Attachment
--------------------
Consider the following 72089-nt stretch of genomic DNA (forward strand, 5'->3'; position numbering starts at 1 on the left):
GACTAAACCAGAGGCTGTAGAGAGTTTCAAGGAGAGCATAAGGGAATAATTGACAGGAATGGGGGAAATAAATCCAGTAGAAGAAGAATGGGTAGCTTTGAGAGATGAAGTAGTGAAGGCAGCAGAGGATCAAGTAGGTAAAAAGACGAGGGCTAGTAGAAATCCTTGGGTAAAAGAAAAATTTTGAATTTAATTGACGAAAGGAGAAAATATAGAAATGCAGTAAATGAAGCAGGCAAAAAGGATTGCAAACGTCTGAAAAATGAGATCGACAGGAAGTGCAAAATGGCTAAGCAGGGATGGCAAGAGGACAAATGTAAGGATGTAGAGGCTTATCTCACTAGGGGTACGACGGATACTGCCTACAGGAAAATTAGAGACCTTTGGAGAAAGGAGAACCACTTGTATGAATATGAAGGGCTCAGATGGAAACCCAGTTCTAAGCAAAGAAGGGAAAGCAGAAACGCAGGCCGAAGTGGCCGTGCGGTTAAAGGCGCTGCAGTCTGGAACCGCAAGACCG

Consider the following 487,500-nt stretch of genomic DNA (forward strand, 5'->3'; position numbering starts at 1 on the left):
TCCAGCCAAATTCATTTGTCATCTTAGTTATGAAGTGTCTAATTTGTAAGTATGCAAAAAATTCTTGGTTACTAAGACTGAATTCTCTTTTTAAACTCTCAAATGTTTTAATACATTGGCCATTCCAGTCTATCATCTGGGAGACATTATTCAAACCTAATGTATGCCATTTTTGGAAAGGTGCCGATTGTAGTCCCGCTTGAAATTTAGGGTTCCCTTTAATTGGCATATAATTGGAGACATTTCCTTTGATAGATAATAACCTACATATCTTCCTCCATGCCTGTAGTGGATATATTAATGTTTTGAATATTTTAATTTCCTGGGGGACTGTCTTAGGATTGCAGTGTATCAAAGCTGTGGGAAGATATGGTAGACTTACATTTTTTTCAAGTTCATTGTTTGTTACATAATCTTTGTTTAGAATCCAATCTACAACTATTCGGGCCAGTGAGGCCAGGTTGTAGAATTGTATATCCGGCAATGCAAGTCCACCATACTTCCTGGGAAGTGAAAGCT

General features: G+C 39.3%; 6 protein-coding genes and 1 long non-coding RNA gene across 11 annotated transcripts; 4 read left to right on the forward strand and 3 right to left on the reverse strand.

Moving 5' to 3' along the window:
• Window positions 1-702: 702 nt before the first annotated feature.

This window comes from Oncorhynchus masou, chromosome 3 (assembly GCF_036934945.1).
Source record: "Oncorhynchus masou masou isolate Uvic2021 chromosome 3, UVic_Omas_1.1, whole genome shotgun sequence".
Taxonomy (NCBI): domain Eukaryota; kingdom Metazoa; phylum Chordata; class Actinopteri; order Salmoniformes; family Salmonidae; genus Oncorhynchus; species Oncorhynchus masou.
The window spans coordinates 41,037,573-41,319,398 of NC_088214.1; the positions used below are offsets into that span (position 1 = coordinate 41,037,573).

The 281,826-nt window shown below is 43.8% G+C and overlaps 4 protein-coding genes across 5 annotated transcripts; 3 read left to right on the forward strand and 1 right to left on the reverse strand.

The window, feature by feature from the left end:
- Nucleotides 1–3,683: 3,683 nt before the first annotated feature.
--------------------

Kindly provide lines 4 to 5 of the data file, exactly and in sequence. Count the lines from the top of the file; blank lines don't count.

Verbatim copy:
TCCAGCCAAATTCATTTGTCATCTTAGTTATGAAGTGTCTAATTTGTAAGTATGCAAAAAATTCTTGGTTACTAAGACTGAATTCTCTTTTTAAACTCTCAAATGTTTTAATACATTGGCCATTCCAGTCTATCATCTGGGAGACATTATTCAAACCTAATGTATGCCATTTTTGGAAAGGTGCCGATTGTAGTCCCGCTTGAAATTTAGGGTTCCCTTTAATTGGCATATAATTGGAGACATTTCCTTTGATAGATAATAACCTACATATCTTCCTCCATGCCTGTAGTGGATATATTAATGTTTTGAATATTTTAATTTCCTGGGGGACTGTCTTAGGATTGCAGTGTATCAAAGCTGTGGGAAGATATGGTAGACTTACATTTTTTTCAAGTTCATTGTTTGTTACATAATCTTTGTTTAGAATCCAATCTACAACTATTCGGGCCAGTGAGGCCAGGTTGTAGAATTGTATATCCGGCAATGCAAGTCCACCATACTTCCTGGGAAGTGAAAGCT

General features: G+C 39.3%; 6 protein-coding genes and 1 long non-coding RNA gene across 11 annotated transcripts; 4 read left to right on the forward strand and 3 right to left on the reverse strand.